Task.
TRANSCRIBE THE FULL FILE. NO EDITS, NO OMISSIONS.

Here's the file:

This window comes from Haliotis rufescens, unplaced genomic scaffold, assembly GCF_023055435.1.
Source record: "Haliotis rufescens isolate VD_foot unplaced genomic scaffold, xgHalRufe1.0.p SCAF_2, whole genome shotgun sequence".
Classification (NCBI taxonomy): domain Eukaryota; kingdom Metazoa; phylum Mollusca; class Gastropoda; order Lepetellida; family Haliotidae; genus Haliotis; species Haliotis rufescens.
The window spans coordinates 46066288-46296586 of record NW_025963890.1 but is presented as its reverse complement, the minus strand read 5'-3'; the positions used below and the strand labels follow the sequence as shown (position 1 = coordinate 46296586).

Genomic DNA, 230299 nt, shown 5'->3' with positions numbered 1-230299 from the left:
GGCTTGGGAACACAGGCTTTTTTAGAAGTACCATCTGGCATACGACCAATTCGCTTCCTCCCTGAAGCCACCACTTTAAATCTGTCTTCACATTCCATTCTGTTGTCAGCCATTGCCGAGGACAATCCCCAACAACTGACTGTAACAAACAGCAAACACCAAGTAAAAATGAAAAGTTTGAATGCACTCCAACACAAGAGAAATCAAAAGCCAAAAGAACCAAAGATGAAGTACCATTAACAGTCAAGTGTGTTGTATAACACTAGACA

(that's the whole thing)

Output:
This window comes from Haliotis rufescens, unplaced genomic scaffold, assembly GCF_023055435.1.
Source record: "Haliotis rufescens isolate VD_foot unplaced genomic scaffold, xgHalRufe1.0.p SCAF_2, whole genome shotgun sequence".
Classification (NCBI taxonomy): domain Eukaryota; kingdom Metazoa; phylum Mollusca; class Gastropoda; order Lepetellida; family Haliotidae; genus Haliotis; species Haliotis rufescens.
The window spans coordinates 46066288-46296586 of record NW_025963890.1 but is presented as its reverse complement, the minus strand read 5'-3'; the positions used below and the strand labels follow the sequence as shown (position 1 = coordinate 46296586).

Genomic DNA, 230299 nt, shown 5'->3' with positions numbered 1-230299 from the left:
GGCTTGGGAACACAGGCTTTTTTAGAAGTACCATCTGGCATACGACCAATTCGCTTCCTCCCTGAAGCCACCACTTTAAATCTGTCTTCACATTCCATTCTGTTGTCAGCCATTGCCGAGGACAATCCCCAACAACTGACTGTAACAAACAGCAAACACCAAGTAAAAATGAAAAGTTTGAATGCACTCCAACACAAGAGAAATCAAAAGCCAAAAGAACCAAAGATGAAGTACCATTAACAGTCAAGTGTGTTGTATAACACTAGACA